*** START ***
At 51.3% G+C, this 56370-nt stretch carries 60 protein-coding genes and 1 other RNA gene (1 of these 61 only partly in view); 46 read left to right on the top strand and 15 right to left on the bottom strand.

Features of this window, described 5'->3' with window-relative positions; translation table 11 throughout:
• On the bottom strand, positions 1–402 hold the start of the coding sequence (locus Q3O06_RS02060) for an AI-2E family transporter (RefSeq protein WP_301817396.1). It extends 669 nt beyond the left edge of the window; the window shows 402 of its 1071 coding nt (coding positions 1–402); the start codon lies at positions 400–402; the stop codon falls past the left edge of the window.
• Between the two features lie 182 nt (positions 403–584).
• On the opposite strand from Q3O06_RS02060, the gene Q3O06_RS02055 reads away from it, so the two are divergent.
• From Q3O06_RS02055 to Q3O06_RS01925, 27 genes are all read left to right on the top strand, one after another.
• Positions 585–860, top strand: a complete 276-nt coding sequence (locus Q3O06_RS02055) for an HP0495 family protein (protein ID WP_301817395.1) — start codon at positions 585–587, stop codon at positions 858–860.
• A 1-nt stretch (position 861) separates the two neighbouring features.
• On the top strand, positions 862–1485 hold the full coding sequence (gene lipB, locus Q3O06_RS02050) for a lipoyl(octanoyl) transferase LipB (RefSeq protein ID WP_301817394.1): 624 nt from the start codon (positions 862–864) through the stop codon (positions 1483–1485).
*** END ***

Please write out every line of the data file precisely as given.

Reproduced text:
At 51.3% G+C, this 56370-nt stretch carries 60 protein-coding genes and 1 other RNA gene (1 of these 61 only partly in view); 46 read left to right on the top strand and 15 right to left on the bottom strand.

Features of this window, described 5'->3' with window-relative positions; translation table 11 throughout:
• On the bottom strand, positions 1–402 hold the start of the coding sequence (locus Q3O06_RS02060) for an AI-2E family transporter (RefSeq protein WP_301817396.1). It extends 669 nt beyond the left edge of the window; the window shows 402 of its 1071 coding nt (coding positions 1–402); the start codon lies at positions 400–402; the stop codon falls past the left edge of the window.
• Between the two features lie 182 nt (positions 403–584).
• On the opposite strand from Q3O06_RS02060, the gene Q3O06_RS02055 reads away from it, so the two are divergent.
• From Q3O06_RS02055 to Q3O06_RS01925, 27 genes are all read left to right on the top strand, one after another.
• Positions 585–860, top strand: a complete 276-nt coding sequence (locus Q3O06_RS02055) for an HP0495 family protein (protein ID WP_301817395.1) — start codon at positions 585–587, stop codon at positions 858–860.
• A 1-nt stretch (position 861) separates the two neighbouring features.
• On the top strand, positions 862–1485 hold the full coding sequence (gene lipB, locus Q3O06_RS02050) for a lipoyl(octanoyl) transferase LipB (RefSeq protein ID WP_301817394.1): 624 nt from the start codon (positions 862–864) through the stop codon (positions 1483–1485).